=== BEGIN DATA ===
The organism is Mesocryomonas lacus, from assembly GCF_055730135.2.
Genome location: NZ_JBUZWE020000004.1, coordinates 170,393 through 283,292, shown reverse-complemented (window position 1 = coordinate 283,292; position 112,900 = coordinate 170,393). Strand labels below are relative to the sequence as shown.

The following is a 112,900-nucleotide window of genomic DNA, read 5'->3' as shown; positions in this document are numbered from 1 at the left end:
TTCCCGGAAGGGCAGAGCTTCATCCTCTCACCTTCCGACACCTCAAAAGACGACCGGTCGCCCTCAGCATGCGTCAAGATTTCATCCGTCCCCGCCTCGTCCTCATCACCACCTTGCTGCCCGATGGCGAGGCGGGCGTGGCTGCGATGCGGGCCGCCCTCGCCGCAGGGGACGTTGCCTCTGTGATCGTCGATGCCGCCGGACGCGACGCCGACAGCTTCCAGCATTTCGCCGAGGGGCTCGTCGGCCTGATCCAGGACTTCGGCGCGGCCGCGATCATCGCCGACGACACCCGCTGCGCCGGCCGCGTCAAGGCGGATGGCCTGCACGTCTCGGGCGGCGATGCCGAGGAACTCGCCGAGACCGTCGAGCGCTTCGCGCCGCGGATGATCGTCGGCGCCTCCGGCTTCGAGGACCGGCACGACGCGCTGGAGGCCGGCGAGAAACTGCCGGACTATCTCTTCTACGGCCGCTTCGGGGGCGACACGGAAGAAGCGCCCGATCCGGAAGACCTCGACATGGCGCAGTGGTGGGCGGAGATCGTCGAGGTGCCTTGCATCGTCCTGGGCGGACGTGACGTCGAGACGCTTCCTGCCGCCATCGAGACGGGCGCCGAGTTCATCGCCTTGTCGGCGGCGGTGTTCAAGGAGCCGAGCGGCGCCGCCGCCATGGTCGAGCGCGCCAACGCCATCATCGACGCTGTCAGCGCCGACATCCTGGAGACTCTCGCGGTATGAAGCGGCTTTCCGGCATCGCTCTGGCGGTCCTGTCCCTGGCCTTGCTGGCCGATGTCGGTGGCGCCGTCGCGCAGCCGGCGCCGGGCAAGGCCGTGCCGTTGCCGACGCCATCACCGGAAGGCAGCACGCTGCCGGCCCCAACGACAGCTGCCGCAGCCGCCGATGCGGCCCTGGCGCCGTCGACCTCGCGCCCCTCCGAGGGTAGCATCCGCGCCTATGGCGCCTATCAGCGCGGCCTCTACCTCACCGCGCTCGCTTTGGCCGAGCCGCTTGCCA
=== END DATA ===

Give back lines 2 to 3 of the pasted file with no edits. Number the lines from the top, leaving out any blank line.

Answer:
Genome location: NZ_JBUZWE020000004.1, coordinates 170,393 through 283,292, shown reverse-complemented (window position 1 = coordinate 283,292; position 112,900 = coordinate 170,393). Strand labels below are relative to the sequence as shown.

The following is a 112,900-nucleotide window of genomic DNA, read 5'->3' as shown; positions in this document are numbered from 1 at the left end: